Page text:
While the majority of Jets fans were thrilled to see Gang Green nab a potential franchise quarterback in Sam Darnold with the third overall pick in this year’s draft, there were those who were none too thrilled over the team’s failure to use any of their choices to stock the pipeline to the o-line.
With all of the concerns about the unit, we take a look at the offensive line from top to bottom and discuss whether or not the picture is as bleak as some say.
LT Kelvin Beachum: Beachum is a perfect example of the old saying, “you get what you pay for”. He’s a middle of the road left tackle who makes middle of the road left tackle money as the 18th highest paid player at his position in the NFL at $8 million. The Jets should look to make an upgrade at the position, but you can live with Beachum for another season or two.
LG James Carpenter: No player on the Jets offensive line is more important than Carpenter this season. Prior to last year, he was viewed as one of the best players on the Jets’ 53-man roster. He consistently won his battles up front and was a big part of the success the Jets had in the ground game. Last season however, was a different story. On a seemingly weekly basis, Carpenter was consistently beaten by the man across from him. If he fails to return to 2015/2016 form, opponents will attack him up the middle consistently. There are also valid concerns as to how Carpenter will play in what is expected to be a zone-heavy offense.
C Spencer Long: Let’s get this out of the way right away. Simply parting ways with Wesley Johnson this off-season made the Jets offensive line better. Johnson was arguably the single worst center in the NFL and was the biggest culprit for the pocket consistently collapsing. Even if Long plays at a league average level, which he should, this is an enormous upgrade. Long missed some time last season with a torn quadriceps but prior to that missed just four games over the previous two seasons.
RG Brian Winters: After cashing in with a big contract following the 2016 season, Jets fans were worried when Winters came out last season, and much like Carpenter got beaten regularly throughout the season. As it turns out, we would later learn that Winters played the majority of the season with a torn abdominal muscle that he suffered in week 2. This year is a big one for Winters as he’ll have to return to form or run the risk of being released after this season as the Jets wouldn’t incur any cap hit while saving $6.5 million according to overtheap.com.
RT Brandon Shell: Over the course of his first two pro seasons, Shell’s play has been inconsistent, but has shown flashes of brilliance. There’s no denying that Shell has the ability to be an above average player, but the key for him will be doing the things he does well every week. A better pass blocker than run blocker, Shell lacks the skill set to move to the left side, so this is where he’ll likely stay. As is the case with Beachum on the left, you could do a lot worse than Shell on the right side.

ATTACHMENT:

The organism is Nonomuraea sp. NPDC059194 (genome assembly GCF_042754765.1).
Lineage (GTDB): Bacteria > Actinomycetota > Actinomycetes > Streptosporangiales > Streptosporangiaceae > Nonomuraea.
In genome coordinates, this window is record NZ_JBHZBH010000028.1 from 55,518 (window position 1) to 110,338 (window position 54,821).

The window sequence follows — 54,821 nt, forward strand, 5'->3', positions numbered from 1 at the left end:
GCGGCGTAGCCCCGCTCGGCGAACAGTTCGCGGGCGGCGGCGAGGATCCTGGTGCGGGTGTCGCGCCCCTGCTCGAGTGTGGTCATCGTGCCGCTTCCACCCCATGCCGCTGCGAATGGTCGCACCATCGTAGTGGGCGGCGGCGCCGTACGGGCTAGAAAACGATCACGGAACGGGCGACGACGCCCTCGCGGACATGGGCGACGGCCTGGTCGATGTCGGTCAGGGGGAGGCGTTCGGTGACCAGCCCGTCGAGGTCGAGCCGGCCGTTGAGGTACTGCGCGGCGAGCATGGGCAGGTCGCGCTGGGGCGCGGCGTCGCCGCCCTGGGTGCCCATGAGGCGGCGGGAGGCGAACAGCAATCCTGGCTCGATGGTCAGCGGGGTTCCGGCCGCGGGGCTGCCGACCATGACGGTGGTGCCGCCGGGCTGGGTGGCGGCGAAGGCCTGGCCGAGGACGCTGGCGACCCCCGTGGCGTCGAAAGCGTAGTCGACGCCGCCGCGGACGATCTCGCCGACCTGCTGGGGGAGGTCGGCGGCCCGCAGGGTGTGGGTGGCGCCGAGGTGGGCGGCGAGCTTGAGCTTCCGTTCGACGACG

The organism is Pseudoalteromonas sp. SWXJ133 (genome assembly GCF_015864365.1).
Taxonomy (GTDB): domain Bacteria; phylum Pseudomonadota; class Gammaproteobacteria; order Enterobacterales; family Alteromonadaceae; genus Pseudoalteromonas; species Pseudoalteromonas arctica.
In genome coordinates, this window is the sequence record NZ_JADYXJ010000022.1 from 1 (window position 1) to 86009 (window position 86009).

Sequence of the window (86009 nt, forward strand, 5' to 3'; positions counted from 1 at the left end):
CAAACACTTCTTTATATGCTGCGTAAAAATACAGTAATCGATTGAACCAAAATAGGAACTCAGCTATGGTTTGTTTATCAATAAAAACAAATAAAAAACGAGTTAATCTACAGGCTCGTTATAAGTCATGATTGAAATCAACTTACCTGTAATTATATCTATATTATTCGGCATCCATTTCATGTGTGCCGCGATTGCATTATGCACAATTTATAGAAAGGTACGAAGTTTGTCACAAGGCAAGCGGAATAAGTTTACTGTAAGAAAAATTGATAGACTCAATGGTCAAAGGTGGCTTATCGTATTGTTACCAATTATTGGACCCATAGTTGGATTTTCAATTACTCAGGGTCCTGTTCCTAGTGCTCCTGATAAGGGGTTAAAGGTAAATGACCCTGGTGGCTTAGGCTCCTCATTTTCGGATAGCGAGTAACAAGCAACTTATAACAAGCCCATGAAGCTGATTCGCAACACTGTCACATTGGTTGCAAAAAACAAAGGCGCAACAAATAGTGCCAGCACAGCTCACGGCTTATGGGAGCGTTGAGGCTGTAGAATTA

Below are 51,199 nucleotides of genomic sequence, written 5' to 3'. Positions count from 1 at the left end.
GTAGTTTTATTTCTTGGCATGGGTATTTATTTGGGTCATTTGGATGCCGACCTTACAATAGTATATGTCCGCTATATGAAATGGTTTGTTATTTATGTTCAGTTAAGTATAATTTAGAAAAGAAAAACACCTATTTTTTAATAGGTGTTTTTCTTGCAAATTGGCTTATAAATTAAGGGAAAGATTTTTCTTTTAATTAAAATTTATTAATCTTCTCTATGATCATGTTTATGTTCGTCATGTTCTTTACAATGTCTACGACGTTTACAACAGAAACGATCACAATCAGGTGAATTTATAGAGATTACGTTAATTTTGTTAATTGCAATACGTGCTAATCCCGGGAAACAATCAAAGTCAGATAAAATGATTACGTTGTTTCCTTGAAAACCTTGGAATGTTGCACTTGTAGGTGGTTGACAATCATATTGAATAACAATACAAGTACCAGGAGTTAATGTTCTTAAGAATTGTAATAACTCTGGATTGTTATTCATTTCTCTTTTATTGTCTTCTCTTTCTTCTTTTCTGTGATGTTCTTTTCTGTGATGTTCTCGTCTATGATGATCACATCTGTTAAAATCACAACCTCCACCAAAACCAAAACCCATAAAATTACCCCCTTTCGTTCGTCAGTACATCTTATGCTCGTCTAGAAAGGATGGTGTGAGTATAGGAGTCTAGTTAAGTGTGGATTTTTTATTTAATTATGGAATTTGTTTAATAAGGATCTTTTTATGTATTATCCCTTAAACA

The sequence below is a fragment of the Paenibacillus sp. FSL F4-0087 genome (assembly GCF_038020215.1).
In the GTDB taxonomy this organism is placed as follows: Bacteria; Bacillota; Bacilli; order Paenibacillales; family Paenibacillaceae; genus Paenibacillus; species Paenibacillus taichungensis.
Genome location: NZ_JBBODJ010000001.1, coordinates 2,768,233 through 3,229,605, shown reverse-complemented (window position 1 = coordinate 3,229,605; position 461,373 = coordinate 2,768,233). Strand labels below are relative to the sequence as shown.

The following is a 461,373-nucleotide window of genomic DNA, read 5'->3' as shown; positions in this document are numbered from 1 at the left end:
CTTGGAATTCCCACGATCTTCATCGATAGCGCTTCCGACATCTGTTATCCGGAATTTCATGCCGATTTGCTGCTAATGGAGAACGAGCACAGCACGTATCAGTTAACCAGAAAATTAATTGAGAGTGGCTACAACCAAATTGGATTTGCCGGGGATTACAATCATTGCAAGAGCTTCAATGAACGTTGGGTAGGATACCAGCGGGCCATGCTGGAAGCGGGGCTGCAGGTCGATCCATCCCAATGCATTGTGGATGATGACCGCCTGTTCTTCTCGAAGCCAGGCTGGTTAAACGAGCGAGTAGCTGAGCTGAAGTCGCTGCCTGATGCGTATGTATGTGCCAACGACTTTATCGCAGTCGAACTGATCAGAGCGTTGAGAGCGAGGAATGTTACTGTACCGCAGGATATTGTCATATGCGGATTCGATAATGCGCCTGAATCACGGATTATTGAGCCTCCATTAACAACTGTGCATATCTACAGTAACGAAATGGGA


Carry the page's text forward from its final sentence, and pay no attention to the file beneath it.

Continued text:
LT Ben Ijalana: After a few years as D’Brickashaw Ferguson’s understudy, Ijalana finally got some live reps over the past couple of seasons at both left and right tackle. He’s been better on the right side and can be a liability on the left, but how many teams have a back up left tackle who can come in and play at a high level when you consider the fact that there aren’t even 32 starters who can do it?
RT Brent Qvale: A former undrafted free agent, Qvale is the opposite of the aforementioned Brandon Shell. A better run blocker than pass blocker, Qvale is what he is. A back-up level lineman who can start a game for you from time to time, but as you look around the league at how putrid many offensive lines are, retaining Qvale made sense for the Jets this season.
RG Dakota Dozier: Dozier has been moved around quite a bit in his time with the Jets as he seemed to bounce from guard to center and back again over his first few seasons. At this point, he’s a high character, spot starter who has looked excellent in the run game at times.
C Jonotthan Harrison: Harrison came on in relief of Wesley Johnson last season and while he was an improvement, he didn’t play well enough to warrant consideration as a starter this season. He should be able to win the backup job over Travis Swanson.
C Travis Swanson: Swanson was a disaster in Detroit last season and was so bad that the Lions opted to let him walk before signing Wesley Johnson. Swanson may not even make the roster. If he does, and plays well, the Jets O-line staff will have worked a miracle.
Rookie to watch:
OG Dakoda Shepley: An undrafted lineman out of Canada, Shepley moves extremely well for a big man and plays with a mean streak. However, going from a small program in Canada to the NFL, Shepley will be lined up across from players with a much different skill set than he’s accustomed to. Even still, his progress is worth monitoring as he could fit nicely in the Jets zone scheme.
So are the concerns over the O-line among fans overblown? The weakest link (Johnson) is gone, and a previously injured Winters is set to return at full strength. As mentioned above, that leaves Carpenter as the biggest question mark, but the reality is that the Jets should be good enough up front to give their quarterbacks time to throw and their running backs room to run. While it won’t be at a dominant level, it will be far better than what plenty of fans seem to think.